If a summary rating has already been issued, you have 30 days to file a "Request for Reconsideration of the Summary Rating," (DEU form 103) asking that the QME issue a supplemental report. Another option is to contact a DWC information & assistance officer and ask for help resolving the problem. (Title 8, California Code of Regulations, sections 10164 and 10160, 35, Labor Code section 4062.2 (e, f))
Q. I disagree with the QME's opinion on my permanent disability and my ability to perform the job. What recourse do I have?
A. If your primary treating physician and the QME have differing opinions on your permanent disability and ability to perform your job, and if you agree with the treating physician's report, while the claims administrator agrees with the QME report, you may either negotiate a compromise with the claims administrator or contact a DWC information & assistance officer to discuss your options.(Labor Code sections 4061(d), 4062(a), 4062.9, 4064)
Q. Who do I contact if I disagree with the permanent disability rating?
A. If either you or the claims administrator disagrees with the DEU summary rating, the "Request for Reconsideration of the Summary Rating" must be sent to the DWC administrative director using DEU form 103 within 30 days. There are only four reasons to request reconsideration of the summary rating:
-The QME failed to address all issues -The QME failed to completely address all issues-The DWC Medical Unit's procedures were not followed by the QME-The rating was incorrectly calculated.
If it has been over 30 days since the rating was issued or if the reason you disagree with the rating does not fall into one of the four categories above, contact a DWC information & assistance officer to discuss your options.(Title 8, California Code of Regulations, sections 10164)
Q. I (or the claims administrator) believe, based on the QME's report, that the QME needs to consult with a physician in another specialty but the QME disagrees. What recourse do I have?
A. If either you or the claims administrator think the QME has not consulted with a physician whose expertise is necessary for a complete and accurate evaluation, you may write to the DWC Medical Unit and request that the DWC Medical Unit direct the evaluator to consult with a physician in an appropriate specialty.
In sum, this is the law that is relevant to your situation. Please discuss these provisions with your attorney, because the good news here is that there is favorable recourse for you. I sure hope this has helped provide you with some perspective.
I sincerely XXXXX XXXXX the best in 2012 and beyond. If you have a follow up for me, please click reply to expert.
***I only ask that you kindly rate me positively, otherwise I will not receive any credit for my work. Thanks so much and take care.
Thanks for the additional details, Beth. I understand what you are saying, however the distinction is really only semantical, meaning that you are able to demand another orthopedic AME. I re-read your facts, and I do not see why your emotional condition on the day of your orthopedic examination should have anything to do with an orthopedic injury. There is absolutely no reason for an orthopedist to opine on your emotional condition. Your facts seem to say that becasue you were so upset at the appointment, the orthopedic evaluator submitted a report containing facts that color your physical injury with a psychological injury. This is HIGHLY improper. If I may be candid with you, I do not understand what your attorney is at a loss with here, because if the orthopedist exceeded the scope of his/her discipline by submitting a report about your emotional/psychological condition, that is basis all by itself to throw out the report and have a new one. A QME/AME is only allowed to evaluate a specific injury, in this case the subject of an orthopedist's evaluation MUST be limited to your orthopedic injury. Clearly, the WC insurer/case administrator is using this report to force you out of a job, and I simply do not understand why that is not being stopped. I cannot say anymore about your attorney, except that you must discuss this with him or her immediatley, and demand to know why the report is not being thrown out since the orthopedist exceeded his or her disciplinary scope.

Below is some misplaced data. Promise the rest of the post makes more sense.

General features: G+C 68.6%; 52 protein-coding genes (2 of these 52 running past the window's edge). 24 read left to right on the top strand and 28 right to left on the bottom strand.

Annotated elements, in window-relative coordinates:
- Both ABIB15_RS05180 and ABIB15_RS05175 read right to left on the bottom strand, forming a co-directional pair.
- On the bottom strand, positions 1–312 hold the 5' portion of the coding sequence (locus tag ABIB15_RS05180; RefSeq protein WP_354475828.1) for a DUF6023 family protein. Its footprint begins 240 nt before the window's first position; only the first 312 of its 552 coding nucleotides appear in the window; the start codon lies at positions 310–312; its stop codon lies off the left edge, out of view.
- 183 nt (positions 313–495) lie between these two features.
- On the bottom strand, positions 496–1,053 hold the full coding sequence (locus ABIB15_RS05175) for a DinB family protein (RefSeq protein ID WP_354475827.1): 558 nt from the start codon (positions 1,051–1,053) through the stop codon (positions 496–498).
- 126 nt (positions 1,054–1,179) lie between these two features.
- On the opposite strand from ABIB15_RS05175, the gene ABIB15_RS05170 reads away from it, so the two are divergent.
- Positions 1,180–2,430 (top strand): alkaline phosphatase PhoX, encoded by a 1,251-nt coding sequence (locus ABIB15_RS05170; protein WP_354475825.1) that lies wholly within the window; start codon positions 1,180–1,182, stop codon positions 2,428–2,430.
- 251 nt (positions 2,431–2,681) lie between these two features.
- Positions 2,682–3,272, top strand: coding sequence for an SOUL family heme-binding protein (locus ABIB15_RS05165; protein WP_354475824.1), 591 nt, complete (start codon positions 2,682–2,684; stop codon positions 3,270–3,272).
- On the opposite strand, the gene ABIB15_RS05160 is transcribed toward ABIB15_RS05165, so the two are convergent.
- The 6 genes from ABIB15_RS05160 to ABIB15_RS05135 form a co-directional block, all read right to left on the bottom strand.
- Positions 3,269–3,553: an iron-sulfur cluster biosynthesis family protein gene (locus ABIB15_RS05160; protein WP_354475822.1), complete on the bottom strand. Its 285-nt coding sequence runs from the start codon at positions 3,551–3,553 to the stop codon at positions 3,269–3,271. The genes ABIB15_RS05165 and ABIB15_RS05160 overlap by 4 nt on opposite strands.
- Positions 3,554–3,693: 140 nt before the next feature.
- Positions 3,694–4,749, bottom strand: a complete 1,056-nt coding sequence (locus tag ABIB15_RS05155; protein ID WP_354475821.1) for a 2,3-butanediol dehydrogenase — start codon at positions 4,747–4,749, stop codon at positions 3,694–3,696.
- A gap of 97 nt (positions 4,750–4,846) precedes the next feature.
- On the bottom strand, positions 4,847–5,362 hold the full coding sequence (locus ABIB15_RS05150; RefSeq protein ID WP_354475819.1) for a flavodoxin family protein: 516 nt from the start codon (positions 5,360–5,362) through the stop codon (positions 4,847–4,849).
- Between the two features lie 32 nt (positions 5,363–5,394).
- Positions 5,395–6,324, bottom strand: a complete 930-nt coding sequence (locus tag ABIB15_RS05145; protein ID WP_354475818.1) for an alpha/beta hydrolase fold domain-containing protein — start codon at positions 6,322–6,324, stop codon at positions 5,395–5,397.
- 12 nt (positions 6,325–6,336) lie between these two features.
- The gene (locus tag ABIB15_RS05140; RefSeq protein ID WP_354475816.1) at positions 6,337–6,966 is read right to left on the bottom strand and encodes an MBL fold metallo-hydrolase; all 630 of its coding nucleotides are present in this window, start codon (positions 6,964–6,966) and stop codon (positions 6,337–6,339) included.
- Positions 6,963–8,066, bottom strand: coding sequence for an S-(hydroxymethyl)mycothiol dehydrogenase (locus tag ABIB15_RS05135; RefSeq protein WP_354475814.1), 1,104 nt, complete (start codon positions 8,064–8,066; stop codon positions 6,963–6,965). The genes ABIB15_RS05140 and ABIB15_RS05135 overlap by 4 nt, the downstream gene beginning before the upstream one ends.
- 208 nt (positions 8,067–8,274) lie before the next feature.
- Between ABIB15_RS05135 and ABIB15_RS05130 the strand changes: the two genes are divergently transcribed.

The upshot of CA WC is that you are not categorically limited to one QME/AME. If you are being railroaded out of a job for the wrong reasons, and those wrong reasons turn exclusively on a what sounds to me like a bogus QME report, then you are entitled to have another examination, with another, supplemental report, since the first report is disputed. This happens more than you might think, and often the workers comp process involves multiple QME's/AME's.
BotXXXXX XXXXXne: you cannot be removed from your position based on one bogus medical examination. As the law that indicates in my former answer, there are multiple options here, including another evaluation, dispute of the results, etc. This is something you must discuss with your attorney, and if the answer is not what you want to hear in that it does nothing to protect the rights discussed above, then you may need to find new representation. What happens in your WC case will be very important, because it could give rise to a potential lawsuit against your employer down the road, if you are terminated in violation of your union's memorandum of understanding/collective bargaining agreement.
In short, for now you must bring the law to your lawyer and demand to know what is appropriate in your case, based on the reasons being given by your employer. If all this is about a QME/AME report, you have at least three options for recourse as set forth pursuant to the WC recited in my response above. You can demand another evaluation, you can make a complaint/dispute of the first AME report to the WCJ, and you can have your primary care submit an opinion, if it differs from the problem report. There are other things that can be done, but again, this is something you must take to your attorney, since you are represented. If you are not happy with your representation, you might consider retaining a more aggressive attorney immediately.
It has been my pleasure to assist you, and I sincerely XXXXX XXXXX the best in this matter and beyond.
***I ask that you please rate me positively, because that is the only way for me to receive any credit for my work. Thanks and take care.